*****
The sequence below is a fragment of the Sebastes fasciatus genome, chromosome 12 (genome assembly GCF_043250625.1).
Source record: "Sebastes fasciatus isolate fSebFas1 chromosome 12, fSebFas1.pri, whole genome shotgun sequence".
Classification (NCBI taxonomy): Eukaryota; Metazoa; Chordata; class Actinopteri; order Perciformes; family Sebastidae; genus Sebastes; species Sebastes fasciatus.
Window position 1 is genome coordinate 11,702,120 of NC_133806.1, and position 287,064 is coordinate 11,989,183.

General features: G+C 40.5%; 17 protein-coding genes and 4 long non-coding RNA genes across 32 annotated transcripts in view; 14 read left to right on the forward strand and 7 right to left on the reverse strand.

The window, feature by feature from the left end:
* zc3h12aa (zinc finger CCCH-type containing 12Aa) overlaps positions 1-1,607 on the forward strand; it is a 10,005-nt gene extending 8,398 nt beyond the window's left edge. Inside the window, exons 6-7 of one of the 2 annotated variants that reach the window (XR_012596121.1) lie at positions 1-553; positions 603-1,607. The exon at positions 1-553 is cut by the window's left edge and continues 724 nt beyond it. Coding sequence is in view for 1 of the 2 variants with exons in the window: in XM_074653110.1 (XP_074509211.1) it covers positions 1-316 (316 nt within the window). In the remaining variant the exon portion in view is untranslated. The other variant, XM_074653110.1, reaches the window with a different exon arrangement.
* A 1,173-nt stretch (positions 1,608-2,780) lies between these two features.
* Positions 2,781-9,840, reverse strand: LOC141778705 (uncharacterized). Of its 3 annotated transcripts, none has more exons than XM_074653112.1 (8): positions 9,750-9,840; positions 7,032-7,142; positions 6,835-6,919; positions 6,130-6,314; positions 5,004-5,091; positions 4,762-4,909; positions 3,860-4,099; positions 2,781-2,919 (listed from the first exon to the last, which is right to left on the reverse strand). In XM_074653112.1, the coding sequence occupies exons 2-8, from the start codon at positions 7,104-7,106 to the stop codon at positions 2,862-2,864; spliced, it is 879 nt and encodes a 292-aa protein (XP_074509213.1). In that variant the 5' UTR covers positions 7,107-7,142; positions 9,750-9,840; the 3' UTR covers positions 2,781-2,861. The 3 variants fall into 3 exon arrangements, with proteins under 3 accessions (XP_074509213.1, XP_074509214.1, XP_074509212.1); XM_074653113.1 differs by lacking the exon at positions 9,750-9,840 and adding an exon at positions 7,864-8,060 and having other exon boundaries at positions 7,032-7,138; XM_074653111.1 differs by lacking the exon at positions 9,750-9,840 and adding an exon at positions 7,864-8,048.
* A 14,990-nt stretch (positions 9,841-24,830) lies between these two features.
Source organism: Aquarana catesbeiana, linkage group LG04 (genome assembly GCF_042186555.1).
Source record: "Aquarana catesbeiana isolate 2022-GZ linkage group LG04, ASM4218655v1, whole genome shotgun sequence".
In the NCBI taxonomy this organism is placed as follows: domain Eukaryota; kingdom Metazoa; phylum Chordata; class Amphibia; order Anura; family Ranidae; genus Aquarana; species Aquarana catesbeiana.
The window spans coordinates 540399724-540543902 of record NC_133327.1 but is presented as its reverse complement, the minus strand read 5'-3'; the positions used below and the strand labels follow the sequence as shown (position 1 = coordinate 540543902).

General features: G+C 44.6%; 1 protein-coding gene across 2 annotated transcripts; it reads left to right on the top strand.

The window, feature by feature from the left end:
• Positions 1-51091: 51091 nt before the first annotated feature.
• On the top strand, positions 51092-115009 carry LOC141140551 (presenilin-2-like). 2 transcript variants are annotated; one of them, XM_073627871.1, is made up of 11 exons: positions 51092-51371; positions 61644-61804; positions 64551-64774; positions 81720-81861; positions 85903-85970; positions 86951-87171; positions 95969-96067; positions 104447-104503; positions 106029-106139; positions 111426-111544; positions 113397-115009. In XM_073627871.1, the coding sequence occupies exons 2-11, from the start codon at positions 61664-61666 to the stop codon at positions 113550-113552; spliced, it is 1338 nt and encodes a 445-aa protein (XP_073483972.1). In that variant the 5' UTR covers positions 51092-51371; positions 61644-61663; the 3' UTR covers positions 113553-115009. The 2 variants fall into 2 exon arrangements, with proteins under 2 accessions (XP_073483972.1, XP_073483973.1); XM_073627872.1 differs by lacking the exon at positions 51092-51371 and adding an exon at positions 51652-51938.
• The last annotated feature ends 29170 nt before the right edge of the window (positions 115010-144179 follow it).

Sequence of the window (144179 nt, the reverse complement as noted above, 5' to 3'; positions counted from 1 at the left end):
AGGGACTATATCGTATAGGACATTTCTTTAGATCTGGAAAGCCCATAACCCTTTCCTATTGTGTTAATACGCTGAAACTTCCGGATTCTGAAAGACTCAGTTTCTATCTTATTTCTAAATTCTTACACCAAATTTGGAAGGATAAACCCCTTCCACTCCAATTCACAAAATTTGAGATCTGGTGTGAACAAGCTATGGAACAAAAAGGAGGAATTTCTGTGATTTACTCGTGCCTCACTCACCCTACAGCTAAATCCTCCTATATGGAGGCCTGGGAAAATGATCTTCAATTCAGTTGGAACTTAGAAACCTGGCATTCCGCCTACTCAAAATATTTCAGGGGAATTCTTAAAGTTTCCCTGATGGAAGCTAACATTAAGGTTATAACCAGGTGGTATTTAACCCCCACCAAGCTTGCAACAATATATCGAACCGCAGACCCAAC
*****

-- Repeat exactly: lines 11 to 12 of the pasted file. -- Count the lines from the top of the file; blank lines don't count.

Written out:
Source organism: Aquarana catesbeiana, linkage group LG04 (genome assembly GCF_042186555.1).
Source record: "Aquarana catesbeiana isolate 2022-GZ linkage group LG04, ASM4218655v1, whole genome shotgun sequence".